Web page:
Breaking Bad (Season 2): picks up immediately where Season 1 finished, as the two rookie criminals slowly harden and come to terms with murky business that they are now a part of. With almost double the episodes, and the character groundwork laid in S1, there’s much more scope for the story strands to finally go somewhere. You get the feeling that the show is finally changing up the gears in the drama department. The biggest change is that we now see a lot the effects that the duo’s meth is having, in particular the social slant is much rougher than S1, with a proper – no-holds barred – look at the users, their families, and the more ruthless cartels. Both leads remain fantastic while their limits and attitudes constantly evolve, and it’s weird that no matter how horrific or low the things they do are, you’re still behind them all the way. Saul; a fascinating, funny, crooked lawyer, is a solid addition, and good comic relief in parts. Stylistically, it’s still very much unique, retaining it’s punky visual edge and stylistic colouring – which can, and does, liven up the slower sections of storytelling. So the stakes are higher, the operation’s bigger, the rivals are tougher, police more involved, personal lives more strained – what’s not to like about Season 2!? One of the few shows on the telly that manages to strike a great balance between entertainment, drama and comedy.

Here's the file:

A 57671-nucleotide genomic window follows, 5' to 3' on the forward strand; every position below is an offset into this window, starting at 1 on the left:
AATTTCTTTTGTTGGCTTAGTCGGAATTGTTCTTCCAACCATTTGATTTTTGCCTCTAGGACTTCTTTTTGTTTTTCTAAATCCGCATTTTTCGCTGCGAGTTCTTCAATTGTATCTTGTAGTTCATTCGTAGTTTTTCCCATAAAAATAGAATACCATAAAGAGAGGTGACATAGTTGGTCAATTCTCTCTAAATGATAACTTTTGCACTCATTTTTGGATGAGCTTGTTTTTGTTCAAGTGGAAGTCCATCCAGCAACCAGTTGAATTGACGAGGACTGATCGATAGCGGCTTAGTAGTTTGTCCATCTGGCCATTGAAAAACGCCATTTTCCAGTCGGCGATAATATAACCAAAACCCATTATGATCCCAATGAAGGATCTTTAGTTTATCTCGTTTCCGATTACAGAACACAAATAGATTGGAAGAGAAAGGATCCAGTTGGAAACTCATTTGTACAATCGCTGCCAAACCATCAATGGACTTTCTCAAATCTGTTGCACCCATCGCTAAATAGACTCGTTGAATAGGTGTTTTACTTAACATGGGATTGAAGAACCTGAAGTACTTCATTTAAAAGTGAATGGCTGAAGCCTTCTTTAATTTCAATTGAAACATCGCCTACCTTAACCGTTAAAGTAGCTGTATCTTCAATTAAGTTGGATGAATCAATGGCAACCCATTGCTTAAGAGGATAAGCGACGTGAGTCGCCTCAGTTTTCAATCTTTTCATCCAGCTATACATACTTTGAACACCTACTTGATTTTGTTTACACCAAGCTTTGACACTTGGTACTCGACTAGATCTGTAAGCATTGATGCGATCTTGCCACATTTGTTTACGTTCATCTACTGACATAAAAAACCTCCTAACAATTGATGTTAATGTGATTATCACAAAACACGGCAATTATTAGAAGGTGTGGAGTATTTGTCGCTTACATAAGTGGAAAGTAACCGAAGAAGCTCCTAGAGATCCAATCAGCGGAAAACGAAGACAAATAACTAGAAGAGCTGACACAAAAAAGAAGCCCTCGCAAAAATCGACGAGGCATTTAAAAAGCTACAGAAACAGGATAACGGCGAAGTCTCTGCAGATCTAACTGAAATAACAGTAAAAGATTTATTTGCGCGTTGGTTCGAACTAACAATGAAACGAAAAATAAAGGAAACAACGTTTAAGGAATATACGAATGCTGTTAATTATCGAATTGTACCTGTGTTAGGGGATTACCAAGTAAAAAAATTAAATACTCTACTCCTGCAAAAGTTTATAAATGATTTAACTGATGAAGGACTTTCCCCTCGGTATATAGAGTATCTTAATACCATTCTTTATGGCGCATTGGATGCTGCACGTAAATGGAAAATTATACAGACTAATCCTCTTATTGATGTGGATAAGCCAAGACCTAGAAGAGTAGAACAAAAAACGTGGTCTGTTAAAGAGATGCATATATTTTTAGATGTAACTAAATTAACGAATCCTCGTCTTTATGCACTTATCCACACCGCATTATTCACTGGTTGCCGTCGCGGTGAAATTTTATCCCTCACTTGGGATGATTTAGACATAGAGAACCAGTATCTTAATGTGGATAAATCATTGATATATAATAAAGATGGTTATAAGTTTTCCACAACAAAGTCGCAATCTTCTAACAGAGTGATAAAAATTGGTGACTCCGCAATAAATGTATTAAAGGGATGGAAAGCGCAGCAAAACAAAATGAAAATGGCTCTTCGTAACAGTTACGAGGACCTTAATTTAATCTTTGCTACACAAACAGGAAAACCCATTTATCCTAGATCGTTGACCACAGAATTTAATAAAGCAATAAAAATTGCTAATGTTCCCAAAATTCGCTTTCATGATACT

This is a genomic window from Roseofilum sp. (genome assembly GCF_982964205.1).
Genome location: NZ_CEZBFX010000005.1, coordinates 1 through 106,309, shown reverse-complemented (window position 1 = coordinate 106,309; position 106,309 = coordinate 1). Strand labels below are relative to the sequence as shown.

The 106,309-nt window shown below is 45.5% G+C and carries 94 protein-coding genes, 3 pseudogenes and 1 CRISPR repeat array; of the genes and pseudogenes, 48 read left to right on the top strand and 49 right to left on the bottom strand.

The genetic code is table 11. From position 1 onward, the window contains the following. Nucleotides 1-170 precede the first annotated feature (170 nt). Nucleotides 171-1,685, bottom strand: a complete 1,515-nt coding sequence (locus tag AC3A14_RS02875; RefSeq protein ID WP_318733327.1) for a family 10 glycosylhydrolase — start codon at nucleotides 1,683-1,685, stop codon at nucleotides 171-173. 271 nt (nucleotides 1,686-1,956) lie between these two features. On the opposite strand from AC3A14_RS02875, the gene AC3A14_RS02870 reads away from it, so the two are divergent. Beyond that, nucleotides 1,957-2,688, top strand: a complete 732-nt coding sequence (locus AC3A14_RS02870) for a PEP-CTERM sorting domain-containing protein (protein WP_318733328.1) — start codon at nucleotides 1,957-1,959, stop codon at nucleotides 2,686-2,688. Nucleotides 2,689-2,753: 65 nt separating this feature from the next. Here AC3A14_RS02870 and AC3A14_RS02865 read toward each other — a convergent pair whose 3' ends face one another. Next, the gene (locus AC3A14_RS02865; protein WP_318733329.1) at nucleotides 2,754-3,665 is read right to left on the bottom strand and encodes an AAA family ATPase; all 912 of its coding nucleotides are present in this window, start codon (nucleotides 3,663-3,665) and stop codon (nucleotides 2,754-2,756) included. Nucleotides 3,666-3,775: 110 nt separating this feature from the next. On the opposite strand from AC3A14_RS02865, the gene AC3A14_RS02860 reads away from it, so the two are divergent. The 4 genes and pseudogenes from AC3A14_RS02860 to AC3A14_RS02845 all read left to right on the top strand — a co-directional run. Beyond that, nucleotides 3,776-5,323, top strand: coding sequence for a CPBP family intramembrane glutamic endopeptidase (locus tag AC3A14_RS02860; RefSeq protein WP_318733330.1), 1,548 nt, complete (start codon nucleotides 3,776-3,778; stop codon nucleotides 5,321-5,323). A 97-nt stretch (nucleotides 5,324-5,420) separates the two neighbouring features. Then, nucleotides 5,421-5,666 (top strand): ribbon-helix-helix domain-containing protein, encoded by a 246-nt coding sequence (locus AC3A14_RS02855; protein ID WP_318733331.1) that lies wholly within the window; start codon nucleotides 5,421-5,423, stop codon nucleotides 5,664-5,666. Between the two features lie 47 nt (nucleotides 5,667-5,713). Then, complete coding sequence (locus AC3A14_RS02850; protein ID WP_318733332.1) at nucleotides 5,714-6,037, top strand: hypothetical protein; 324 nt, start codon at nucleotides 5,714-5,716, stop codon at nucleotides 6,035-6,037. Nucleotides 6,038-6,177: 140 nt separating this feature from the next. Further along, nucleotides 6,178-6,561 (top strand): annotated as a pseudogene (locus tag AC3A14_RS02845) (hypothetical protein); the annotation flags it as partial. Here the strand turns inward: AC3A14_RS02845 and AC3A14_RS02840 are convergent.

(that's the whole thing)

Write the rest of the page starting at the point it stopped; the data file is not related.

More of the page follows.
Braking Bad: a struggling middle-aged high-school chemistry teacher with two jobs finds out he has terminal cancer, however his get rich quick scheme is one-of-a-kind; cooking the purest crystal meth Albuquerque has ever seen. First off, the two central characters, Walter White and Jessie Pinkman, are played absolutely superbly by Bryan Cranston and Aaron Paul. Walter a regular guy in a unique situation that forces him to use and abuses science to kill guys, blow up cars, dispose of bodies, burn a lock, and cook ‘glass grade’ crystal meth – his transformation through the series is interesting to watch as he manages to strike the impossible balance between sympathy through his cancer, and villanous through the cooking. Jessie is equally good as the streetwise, try-hard, and they’re dysfunctional relationship is entertaining and funny – it must have been a joy for the writers. To single out another character, the step-brother Hank is played brilliantly, with some great, subtle, comedy timing. The series does lose its way in the middle, with nothing really happening for a few episodes – far more ‘cancer drama’ than ‘drug/crime thriller’. It also ends very abruptly, bang in the middle of a volatile story arc; which leaves you gagging for Season 2. The show has a unique and distinctive visual style; it looks very 90s, with lots of vibrant colours popping out of the screen, and a grainy/distorted ‘tape’ effect. Breaking Bad: Season 1 takes a massive gamble by putting almost everything into the characters and their back-story, hoping that audiences connect enough to interest them in a second outing – it pays off, although if the dark/morbid/macabre humour and bleak story won’t be to everyone’s taste.